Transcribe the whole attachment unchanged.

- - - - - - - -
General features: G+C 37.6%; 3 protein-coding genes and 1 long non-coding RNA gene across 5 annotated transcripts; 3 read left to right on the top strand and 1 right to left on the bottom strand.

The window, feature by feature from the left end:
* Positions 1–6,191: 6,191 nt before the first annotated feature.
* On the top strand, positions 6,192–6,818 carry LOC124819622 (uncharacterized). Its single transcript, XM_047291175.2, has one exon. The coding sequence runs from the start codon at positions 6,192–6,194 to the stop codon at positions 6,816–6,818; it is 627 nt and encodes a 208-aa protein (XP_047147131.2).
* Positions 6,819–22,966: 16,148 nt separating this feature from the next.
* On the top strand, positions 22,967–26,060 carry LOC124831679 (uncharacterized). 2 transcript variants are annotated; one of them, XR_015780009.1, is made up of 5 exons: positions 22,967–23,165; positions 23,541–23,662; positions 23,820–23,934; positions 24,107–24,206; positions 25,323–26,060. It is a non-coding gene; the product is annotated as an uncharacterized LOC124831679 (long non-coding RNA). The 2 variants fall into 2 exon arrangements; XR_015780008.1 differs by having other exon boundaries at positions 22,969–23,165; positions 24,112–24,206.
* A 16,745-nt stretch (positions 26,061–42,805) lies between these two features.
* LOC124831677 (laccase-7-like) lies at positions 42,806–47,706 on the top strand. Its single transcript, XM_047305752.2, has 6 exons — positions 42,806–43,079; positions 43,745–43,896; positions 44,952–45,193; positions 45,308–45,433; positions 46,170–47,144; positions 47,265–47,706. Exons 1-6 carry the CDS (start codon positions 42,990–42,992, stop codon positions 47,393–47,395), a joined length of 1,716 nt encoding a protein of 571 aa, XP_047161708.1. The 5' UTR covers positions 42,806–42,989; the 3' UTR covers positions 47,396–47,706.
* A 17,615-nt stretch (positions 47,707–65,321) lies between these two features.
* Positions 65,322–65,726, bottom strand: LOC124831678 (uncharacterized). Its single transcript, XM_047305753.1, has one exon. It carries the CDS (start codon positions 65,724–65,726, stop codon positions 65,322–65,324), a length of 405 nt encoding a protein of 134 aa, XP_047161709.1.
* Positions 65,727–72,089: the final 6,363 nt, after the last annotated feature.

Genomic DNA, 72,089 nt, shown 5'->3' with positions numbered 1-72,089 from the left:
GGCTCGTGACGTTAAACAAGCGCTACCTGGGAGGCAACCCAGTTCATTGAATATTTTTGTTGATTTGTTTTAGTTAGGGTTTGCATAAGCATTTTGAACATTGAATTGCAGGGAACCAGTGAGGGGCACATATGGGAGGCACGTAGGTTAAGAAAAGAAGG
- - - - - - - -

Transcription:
General features: G+C 37.6%; 3 protein-coding genes and 1 long non-coding RNA gene across 5 annotated transcripts; 3 read left to right on the top strand and 1 right to left on the bottom strand.

The window, feature by feature from the left end:
* Positions 1–6,191: 6,191 nt before the first annotated feature.
* On the top strand, positions 6,192–6,818 carry LOC124819622 (uncharacterized). Its single transcript, XM_047291175.2, has one exon. The coding sequence runs from the start codon at positions 6,192–6,194 to the stop codon at positions 6,816–6,818; it is 627 nt and encodes a 208-aa protein (XP_047147131.2).
* Positions 6,819–22,966: 16,148 nt separating this feature from the next.
* On the top strand, positions 22,967–26,060 carry LOC124831679 (uncharacterized). 2 transcript variants are annotated; one of them, XR_015780009.1, is made up of 5 exons: positions 22,967–23,165; positions 23,541–23,662; positions 23,820–23,934; positions 24,107–24,206; positions 25,323–26,060. It is a non-coding gene; the product is annotated as an uncharacterized LOC124831679 (long non-coding RNA). The 2 variants fall into 2 exon arrangements; XR_015780008.1 differs by having other exon boundaries at positions 22,969–23,165; positions 24,112–24,206.
* A 16,745-nt stretch (positions 26,061–42,805) lies between these two features.
* LOC124831677 (laccase-7-like) lies at positions 42,806–47,706 on the top strand. Its single transcript, XM_047305752.2, has 6 exons — positions 42,806–43,079; positions 43,745–43,896; positions 44,952–45,193; positions 45,308–45,433; positions 46,170–47,144; positions 47,265–47,706. Exons 1-6 carry the CDS (start codon positions 42,990–42,992, stop codon positions 47,393–47,395), a joined length of 1,716 nt encoding a protein of 571 aa, XP_047161708.1. The 5' UTR covers positions 42,806–42,989; the 3' UTR covers positions 47,396–47,706.
* A 17,615-nt stretch (positions 47,707–65,321) lies between these two features.
* Positions 65,322–65,726, bottom strand: LOC124831678 (uncharacterized). Its single transcript, XM_047305753.1, has one exon. It carries the CDS (start codon positions 65,724–65,726, stop codon positions 65,322–65,324), a length of 405 nt encoding a protein of 134 aa, XP_047161709.1.
* Positions 65,727–72,089: the final 6,363 nt, after the last annotated feature.

Genomic DNA, 72,089 nt, shown 5'->3' with positions numbered 1-72,089 from the left:
GGCTCGTGACGTTAAACAAGCGCTACCTGGGAGGCAACCCAGTTCATTGAATATTTTTGTTGATTTGTTTTAGTTAGGGTTTGCATAAGCATTTTGAACATTGAATTGCAGGGAACCAGTGAGGGGCACATATGGGAGGCACGTAGGTTAAGAAAAGAAGG